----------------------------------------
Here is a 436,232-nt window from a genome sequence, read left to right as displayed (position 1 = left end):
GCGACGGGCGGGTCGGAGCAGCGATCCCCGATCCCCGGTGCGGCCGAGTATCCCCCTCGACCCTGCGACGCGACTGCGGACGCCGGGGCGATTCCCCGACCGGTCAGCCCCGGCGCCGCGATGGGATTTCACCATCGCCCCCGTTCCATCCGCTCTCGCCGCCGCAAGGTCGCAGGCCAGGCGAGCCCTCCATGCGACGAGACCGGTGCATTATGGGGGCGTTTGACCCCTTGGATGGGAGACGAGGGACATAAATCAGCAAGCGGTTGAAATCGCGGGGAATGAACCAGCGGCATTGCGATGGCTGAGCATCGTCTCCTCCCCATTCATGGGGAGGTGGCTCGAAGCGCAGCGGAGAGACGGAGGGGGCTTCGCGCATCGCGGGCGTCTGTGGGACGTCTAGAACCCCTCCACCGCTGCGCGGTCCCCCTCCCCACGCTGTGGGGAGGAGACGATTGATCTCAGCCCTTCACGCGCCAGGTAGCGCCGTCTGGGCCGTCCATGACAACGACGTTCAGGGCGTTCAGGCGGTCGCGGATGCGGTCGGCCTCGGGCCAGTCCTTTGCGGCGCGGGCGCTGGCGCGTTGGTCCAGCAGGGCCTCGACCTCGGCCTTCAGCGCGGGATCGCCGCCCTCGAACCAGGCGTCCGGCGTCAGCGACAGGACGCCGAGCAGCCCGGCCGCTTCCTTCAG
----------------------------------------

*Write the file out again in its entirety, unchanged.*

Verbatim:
Here is a 436,232-nt window from a genome sequence, read left to right as displayed (position 1 = left end):
GCGACGGGCGGGTCGGAGCAGCGATCCCCGATCCCCGGTGCGGCCGAGTATCCCCCTCGACCCTGCGACGCGACTGCGGACGCCGGGGCGATTCCCCGACCGGTCAGCCCCGGCGCCGCGATGGGATTTCACCATCGCCCCCGTTCCATCCGCTCTCGCCGCCGCAAGGTCGCAGGCCAGGCGAGCCCTCCATGCGACGAGACCGGTGCATTATGGGGGCGTTTGACCCCTTGGATGGGAGACGAGGGACATAAATCAGCAAGCGGTTGAAATCGCGGGGAATGAACCAGCGGCATTGCGATGGCTGAGCATCGTCTCCTCCCCATTCATGGGGAGGTGGCTCGAAGCGCAGCGGAGAGACGGAGGGGGCTTCGCGCATCGCGGGCGTCTGTGGGACGTCTAGAACCCCTCCACCGCTGCGCGGTCCCCCTCCCCACGCTGTGGGGAGGAGACGATTGATCTCAGCCCTTCACGCGCCAGGTAGCGCCGTCTGGGCCGTCCATGACAACGACGTTCAGGGCGTTCAGGCGGTCGCGGATGCGGTCGGCCTCGGGCCAGTCCTTTGCGGCGCGGGCGCTGGCGCGTTGGTCCAGCAGGGCCTCGACCTCGGCCTTCAGCGCGGGATCGCCGCCCTCGAACCAGGCGTCCGGCGTCAGCGACAGGACGCCGAGCAGCCCGGCCGCTTCCTTCAG